More than 100,000 Royal Mail workers are to be balloted for strikes over issues including job security and terms and conditions of employment.
Members of the Communication Workers Union (CWU) will vote from September 24, with the result due in the first week of October.
The dispute has flared over implementation of a so-called Four Pillars Agreement reached last year between the union and Royal Mail.
The union said in a statement: “In setting this timetable we clearly believe that the business, in spite of their own media campaign, are not working within the spirit and intent of our national agreements and are following their own agenda that will have long-term detrimental effects on our members’ terms and conditions of employment, job security and the future of Royal Mail Group as a whole.”
The union has claimed that a culture of bullying in the workplace had not been tackled, with local CWU officers being disciplined.
Deputy general secretary Terry Pullinger told a CWU meeting that members should get ready for the “fight of your lives.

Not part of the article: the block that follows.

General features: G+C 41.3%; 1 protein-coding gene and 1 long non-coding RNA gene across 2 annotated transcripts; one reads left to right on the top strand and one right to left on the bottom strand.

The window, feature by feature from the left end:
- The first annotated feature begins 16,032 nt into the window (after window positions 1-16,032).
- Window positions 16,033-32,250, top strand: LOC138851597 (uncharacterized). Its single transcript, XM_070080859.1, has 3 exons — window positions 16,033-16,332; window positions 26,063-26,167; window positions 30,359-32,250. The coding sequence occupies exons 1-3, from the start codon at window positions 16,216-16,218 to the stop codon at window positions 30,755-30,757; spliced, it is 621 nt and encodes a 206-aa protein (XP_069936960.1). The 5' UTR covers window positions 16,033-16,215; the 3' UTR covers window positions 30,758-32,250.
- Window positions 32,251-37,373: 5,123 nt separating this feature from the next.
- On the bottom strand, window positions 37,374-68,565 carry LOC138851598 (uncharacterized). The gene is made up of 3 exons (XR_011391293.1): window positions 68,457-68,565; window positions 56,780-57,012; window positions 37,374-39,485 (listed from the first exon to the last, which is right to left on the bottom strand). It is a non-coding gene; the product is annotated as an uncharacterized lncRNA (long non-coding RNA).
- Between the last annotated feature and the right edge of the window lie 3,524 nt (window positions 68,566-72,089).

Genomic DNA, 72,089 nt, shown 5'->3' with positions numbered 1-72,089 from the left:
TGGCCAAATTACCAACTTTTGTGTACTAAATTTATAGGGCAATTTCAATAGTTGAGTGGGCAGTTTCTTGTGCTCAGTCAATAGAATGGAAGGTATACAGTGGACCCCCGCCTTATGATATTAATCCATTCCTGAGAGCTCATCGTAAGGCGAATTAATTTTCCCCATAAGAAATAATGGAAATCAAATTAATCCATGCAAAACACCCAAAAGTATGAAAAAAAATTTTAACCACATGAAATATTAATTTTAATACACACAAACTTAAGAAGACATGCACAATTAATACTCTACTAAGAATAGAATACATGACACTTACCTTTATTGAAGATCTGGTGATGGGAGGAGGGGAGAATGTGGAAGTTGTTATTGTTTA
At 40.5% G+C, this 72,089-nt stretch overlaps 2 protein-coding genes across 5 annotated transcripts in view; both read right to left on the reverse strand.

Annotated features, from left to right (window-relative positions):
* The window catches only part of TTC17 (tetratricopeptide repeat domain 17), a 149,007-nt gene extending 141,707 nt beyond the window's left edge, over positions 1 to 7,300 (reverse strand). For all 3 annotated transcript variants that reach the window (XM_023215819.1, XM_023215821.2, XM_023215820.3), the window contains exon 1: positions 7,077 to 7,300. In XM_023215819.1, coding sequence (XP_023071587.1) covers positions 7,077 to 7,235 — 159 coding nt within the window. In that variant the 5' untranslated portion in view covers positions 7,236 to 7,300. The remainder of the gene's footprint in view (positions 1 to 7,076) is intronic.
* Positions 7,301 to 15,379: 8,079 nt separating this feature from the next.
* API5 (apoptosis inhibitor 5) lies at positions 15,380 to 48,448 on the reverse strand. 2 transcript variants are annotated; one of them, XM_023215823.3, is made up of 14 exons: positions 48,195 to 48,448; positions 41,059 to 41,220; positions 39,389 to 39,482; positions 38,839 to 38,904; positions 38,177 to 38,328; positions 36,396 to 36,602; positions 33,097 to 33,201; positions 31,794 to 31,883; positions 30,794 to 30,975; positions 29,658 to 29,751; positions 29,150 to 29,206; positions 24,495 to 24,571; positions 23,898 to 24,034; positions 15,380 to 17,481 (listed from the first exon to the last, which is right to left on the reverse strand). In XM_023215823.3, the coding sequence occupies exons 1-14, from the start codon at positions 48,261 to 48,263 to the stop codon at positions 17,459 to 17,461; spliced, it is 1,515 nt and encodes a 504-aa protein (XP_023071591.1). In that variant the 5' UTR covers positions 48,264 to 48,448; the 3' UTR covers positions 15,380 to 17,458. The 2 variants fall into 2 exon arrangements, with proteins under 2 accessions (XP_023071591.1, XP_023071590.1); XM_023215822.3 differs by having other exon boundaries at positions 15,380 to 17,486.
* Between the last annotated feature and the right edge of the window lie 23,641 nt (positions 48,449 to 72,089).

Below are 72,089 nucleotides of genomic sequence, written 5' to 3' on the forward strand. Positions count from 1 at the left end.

The agreement was one of the final acts of former chief executive Moya Greene, and covered pay rises, new pension proposals and moves to reduce working hours from 39 to 35 a week by 2022, subject to productivity improvements.
Since Rico Back took over as chief executive last year, a culture of bullying has increased, according to the CWU.
Unofficial walkouts are now running at more than one a week, including in small, rural offices not noted for militancy, said a CWU source.
The union has also voiced concern about the company’s recent decision to move its Parcelforce business to a separate legal entity.
Shane O’Riordain, from Royal Mail, said: “We have not received formal notification of a ballot from CWU. We are disappointed that they have set out a ballot timetable while discussions are ongoing.
“We are committed to open and constructive engagement with the CWU. We all want a successful and sustainable company that provides good quality jobs, fairness in workloads, and continues delivering the Universal Service.”
The company said it was honouring the 2018 agreement, awarding two pay increases of 5% and 2% and granting the first hour’s reduction in a shorter working week, even though it only generated some of the savings to pay for it.
Royal Mail added it had worked with the CWU to lobby Government for a new pension scheme and plans to invest around £1.8 billion in the UK over the next five years as part of its transformation plan aimed at returning the UK business to growth and underpin the Universal Service.
The CWU said that while it had spelt out the timetable for the ballot, it still provided a period of weeks for further dialogue/external mediation to try and secure a final settlement on honouring the commitments detailed in the Four Pillars Agreement and all associated issues before the ballot process starts in late September.